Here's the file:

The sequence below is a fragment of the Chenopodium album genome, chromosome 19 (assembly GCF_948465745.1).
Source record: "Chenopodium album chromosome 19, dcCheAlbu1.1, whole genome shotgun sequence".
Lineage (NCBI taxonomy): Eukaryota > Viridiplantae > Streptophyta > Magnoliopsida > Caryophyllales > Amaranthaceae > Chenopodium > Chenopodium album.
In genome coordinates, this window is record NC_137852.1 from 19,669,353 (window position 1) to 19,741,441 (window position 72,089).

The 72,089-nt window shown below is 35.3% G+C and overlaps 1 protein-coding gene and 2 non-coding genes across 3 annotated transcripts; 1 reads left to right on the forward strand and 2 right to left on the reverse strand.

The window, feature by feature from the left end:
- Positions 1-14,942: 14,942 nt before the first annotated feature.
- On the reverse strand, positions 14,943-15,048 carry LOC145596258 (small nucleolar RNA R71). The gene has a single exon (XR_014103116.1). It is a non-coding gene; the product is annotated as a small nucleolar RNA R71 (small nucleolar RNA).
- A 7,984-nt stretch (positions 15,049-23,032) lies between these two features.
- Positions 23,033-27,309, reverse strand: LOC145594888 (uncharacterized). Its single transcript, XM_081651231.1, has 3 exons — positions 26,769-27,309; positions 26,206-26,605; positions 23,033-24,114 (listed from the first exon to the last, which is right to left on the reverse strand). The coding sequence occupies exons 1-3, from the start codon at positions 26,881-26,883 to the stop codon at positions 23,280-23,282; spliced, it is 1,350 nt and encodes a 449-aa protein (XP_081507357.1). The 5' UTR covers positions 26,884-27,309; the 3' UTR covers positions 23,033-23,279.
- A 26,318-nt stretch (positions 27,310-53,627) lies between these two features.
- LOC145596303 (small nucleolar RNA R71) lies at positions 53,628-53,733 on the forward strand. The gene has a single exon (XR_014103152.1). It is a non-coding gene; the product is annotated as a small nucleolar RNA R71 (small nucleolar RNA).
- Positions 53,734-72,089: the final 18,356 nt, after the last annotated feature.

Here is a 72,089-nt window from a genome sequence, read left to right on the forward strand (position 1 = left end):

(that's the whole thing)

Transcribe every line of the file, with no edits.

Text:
The sequence below is a fragment of the Chenopodium album genome, chromosome 19 (assembly GCF_948465745.1).
Source record: "Chenopodium album chromosome 19, dcCheAlbu1.1, whole genome shotgun sequence".
Lineage (NCBI taxonomy): Eukaryota > Viridiplantae > Streptophyta > Magnoliopsida > Caryophyllales > Amaranthaceae > Chenopodium > Chenopodium album.
In genome coordinates, this window is record NC_137852.1 from 19,669,353 (window position 1) to 19,741,441 (window position 72,089).

The 72,089-nt window shown below is 35.3% G+C and overlaps 1 protein-coding gene and 2 non-coding genes across 3 annotated transcripts; 1 reads left to right on the forward strand and 2 right to left on the reverse strand.

The window, feature by feature from the left end:
- Positions 1-14,942: 14,942 nt before the first annotated feature.
- On the reverse strand, positions 14,943-15,048 carry LOC145596258 (small nucleolar RNA R71). The gene has a single exon (XR_014103116.1). It is a non-coding gene; the product is annotated as a small nucleolar RNA R71 (small nucleolar RNA).
- A 7,984-nt stretch (positions 15,049-23,032) lies between these two features.
- Positions 23,033-27,309, reverse strand: LOC145594888 (uncharacterized). Its single transcript, XM_081651231.1, has 3 exons — positions 26,769-27,309; positions 26,206-26,605; positions 23,033-24,114 (listed from the first exon to the last, which is right to left on the reverse strand). The coding sequence occupies exons 1-3, from the start codon at positions 26,881-26,883 to the stop codon at positions 23,280-23,282; spliced, it is 1,350 nt and encodes a 449-aa protein (XP_081507357.1). The 5' UTR covers positions 26,884-27,309; the 3' UTR covers positions 23,033-23,279.
- A 26,318-nt stretch (positions 27,310-53,627) lies between these two features.
- LOC145596303 (small nucleolar RNA R71) lies at positions 53,628-53,733 on the forward strand. The gene has a single exon (XR_014103152.1). It is a non-coding gene; the product is annotated as a small nucleolar RNA R71 (small nucleolar RNA).
- Positions 53,734-72,089: the final 18,356 nt, after the last annotated feature.

Here is a 72,089-nt window from a genome sequence, read left to right on the forward strand (position 1 = left end):